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tank decreased. This variation in flow due to weight of the water and a resultant hy- drodynamic affect is compensated for in the Erickson tank. A computer calculates air speed information then automatically sets and varies the proper door opening to maintain a variable flow rate of 1 to 8 gal- lons per 100 square feet that is set by the pilot. The overall efficiency of the water drop is enhanced dramatically. Coupled to the tank design is a flexible hose snorkel that allows the tank to be rapidly filled from lakes, reservoirs or even the occasional swimming pool! Also, the tank features a ram scoop hydrofoil or “Sea Snorkel” that skims the water’s surface at 35-40 knots and scoops up to 2,500 gal- lons in as little as 30 seconds.

The Crane Advantage

Erickson Sea Snorkel

through approximately 50% of travel, the trim system automatically accomplishes the correct trim inputs. This eliminates the inputs through the coolie hat resulting in a much more effective and smooth backseat stick control response.

Fire Fighting

The company and the number of Air- cranes slowly grew and by 1994 there were 12 in the fleet with the primary func- tion now beginning to shift to fire fight- ing. Prior to 94 the most hours flown to

Heavy Lift Construction

fight fires was about 300, but for the year 1994, nearly 3,000 hours were flown when the United States Forest Service rec- ognized the fire fighting capability the Aircrane had to offer. The technology breakthrough that changed the primary mission was Erickson’s implementation of an innovative water tank specifically designed for the fire fighting mission. The unique constant flow design allows for an even disbursement of water as the tank empties. Normally water disbursement would vary as the level of water in the

I feel compelled to comment on this based in part on personal experience. A few years ago the state of California was on fire. News clips every night described the fight to put out the fires. Super tankers, water scoopers, P3s and even a 747 water tanker were discussed, but from my perspective the Crane was the hero of the day and got little or no press. Admit- tedly all are needed to put out a fire, but when your neighbor’s house is on fire and you are next, the Crane can save the day as it can drop a whole lot of water with pin point accuracy. I saw two Cranes save my cousin’s house and then maybe 13 more in just a few minutes. The tankers and super tankers just could not accom- plish that mission.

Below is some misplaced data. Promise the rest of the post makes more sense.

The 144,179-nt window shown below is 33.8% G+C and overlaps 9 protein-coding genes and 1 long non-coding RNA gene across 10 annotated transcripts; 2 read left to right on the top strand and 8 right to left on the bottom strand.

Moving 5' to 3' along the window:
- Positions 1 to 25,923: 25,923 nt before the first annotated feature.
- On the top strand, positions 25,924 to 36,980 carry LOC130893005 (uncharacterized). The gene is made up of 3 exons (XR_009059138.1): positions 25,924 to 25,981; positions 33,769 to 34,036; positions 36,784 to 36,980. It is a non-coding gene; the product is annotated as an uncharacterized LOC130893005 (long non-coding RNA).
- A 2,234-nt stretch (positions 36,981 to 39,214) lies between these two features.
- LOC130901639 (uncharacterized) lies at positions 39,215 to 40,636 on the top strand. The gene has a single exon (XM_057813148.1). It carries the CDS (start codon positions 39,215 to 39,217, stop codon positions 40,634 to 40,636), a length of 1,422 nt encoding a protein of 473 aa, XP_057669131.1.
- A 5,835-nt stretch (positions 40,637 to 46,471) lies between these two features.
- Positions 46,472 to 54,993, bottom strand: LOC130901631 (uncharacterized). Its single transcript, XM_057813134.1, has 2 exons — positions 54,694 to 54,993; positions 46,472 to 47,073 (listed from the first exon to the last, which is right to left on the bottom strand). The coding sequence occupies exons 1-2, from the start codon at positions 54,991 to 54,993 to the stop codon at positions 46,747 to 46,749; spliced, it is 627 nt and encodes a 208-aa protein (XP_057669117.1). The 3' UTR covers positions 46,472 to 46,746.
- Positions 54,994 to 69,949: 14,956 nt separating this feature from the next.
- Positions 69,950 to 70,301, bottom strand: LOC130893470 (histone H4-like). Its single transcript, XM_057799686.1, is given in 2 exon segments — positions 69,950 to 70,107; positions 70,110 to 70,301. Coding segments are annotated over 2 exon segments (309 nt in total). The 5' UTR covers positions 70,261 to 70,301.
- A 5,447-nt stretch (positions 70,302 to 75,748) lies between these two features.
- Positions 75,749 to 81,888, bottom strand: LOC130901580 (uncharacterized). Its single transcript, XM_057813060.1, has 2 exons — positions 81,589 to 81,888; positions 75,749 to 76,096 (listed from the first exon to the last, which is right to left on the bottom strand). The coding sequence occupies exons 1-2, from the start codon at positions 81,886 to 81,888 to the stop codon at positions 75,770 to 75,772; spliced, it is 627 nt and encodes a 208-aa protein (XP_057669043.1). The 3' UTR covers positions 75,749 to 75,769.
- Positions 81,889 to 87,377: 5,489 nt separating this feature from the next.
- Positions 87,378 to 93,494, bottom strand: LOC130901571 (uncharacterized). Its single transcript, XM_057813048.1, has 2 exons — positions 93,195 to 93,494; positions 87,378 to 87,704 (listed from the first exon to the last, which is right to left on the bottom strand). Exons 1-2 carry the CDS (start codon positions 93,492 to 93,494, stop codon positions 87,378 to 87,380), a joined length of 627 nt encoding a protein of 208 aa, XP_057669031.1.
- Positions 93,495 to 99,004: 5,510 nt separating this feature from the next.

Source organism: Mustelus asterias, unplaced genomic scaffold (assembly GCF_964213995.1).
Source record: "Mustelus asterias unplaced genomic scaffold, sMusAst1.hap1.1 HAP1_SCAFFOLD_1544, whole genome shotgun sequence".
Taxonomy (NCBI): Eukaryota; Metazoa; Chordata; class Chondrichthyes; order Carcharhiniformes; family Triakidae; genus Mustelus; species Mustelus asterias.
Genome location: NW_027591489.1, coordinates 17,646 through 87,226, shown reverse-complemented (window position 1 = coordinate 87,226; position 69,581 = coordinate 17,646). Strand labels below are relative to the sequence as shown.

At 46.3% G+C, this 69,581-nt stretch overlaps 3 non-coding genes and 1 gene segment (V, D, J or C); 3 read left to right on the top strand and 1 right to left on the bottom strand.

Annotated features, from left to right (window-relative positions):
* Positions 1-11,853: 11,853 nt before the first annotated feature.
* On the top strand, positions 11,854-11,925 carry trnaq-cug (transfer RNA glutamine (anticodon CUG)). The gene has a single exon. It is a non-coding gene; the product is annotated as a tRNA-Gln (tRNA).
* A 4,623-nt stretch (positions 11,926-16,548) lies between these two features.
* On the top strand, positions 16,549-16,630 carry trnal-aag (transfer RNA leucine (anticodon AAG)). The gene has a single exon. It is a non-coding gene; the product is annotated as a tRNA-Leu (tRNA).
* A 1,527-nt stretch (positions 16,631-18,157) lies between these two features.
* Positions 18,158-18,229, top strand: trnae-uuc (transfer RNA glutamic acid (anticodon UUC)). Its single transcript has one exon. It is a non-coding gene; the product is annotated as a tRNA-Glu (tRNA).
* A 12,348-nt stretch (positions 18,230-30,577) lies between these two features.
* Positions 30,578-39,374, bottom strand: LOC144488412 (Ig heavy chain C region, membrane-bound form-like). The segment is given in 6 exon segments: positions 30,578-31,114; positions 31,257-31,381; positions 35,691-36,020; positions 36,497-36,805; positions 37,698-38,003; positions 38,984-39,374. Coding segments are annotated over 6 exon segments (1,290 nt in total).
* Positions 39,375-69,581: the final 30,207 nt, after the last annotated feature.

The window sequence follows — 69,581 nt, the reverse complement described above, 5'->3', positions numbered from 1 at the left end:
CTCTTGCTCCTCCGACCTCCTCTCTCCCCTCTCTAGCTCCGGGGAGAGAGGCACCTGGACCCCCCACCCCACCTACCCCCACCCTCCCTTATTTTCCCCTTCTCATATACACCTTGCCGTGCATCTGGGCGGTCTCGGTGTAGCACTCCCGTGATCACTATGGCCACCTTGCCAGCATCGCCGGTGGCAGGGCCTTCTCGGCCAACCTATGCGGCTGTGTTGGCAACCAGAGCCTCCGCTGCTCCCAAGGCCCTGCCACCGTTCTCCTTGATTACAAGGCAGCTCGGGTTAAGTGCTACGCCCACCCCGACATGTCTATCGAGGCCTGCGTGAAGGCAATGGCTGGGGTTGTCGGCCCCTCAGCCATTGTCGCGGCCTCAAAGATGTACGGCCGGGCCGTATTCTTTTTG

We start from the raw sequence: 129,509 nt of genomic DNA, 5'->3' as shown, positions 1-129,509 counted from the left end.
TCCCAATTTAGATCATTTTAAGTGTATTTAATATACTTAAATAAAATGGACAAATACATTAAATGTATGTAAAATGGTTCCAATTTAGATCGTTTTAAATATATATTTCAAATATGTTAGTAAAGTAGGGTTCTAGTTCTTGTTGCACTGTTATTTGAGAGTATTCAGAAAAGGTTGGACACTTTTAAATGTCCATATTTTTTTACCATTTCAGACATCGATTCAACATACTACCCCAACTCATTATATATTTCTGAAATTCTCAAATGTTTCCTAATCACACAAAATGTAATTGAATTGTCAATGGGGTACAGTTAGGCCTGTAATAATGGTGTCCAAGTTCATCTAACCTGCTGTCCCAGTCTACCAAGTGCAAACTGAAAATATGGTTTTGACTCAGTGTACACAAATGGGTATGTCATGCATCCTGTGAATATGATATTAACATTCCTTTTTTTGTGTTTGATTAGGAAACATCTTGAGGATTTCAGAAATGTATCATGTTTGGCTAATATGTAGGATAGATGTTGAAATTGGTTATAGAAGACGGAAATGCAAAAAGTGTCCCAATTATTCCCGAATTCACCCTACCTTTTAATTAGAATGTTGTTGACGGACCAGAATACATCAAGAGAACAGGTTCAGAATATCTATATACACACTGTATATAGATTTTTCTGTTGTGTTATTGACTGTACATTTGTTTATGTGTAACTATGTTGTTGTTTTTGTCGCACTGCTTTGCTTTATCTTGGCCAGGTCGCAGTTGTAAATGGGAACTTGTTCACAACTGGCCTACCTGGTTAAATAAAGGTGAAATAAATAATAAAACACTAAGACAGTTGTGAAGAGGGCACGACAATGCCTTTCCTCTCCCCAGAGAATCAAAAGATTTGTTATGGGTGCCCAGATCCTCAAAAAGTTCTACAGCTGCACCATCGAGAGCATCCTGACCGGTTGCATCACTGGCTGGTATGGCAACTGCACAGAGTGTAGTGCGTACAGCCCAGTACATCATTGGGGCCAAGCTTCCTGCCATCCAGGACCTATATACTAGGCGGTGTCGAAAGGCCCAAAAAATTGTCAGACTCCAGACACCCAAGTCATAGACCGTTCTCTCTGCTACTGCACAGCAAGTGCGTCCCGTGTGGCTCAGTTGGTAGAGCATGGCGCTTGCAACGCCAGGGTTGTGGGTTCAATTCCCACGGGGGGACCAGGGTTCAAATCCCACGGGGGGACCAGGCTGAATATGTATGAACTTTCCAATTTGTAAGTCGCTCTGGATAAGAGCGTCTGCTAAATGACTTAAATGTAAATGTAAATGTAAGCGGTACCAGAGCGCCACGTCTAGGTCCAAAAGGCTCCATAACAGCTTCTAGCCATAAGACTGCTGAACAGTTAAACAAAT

Flying the Crane

So exactly what kind of super pilot gets to fly one of these machines? I asked Randy, “If I were a Robinson pilot, would I find the Aircrane hard to fly?” His re- sponse was that the actual flying is not hard, but from a Robinson pilot’s per- spective, the overall complexity (hy- draulic systems, electrical systems, etc.) would undoubtedly be intimidating, if for no other reason than by the number of cir- cuit breakers and dials on the panel! (See above) So then what are the qualifications required to apply for a pilot position at Er- ickson? The qualifications are tough and as with most piloting jobs stick and rudder skills are superseded by your experience and knowledge base. So here is what Er- ickson looks for in a pilot applicant as a

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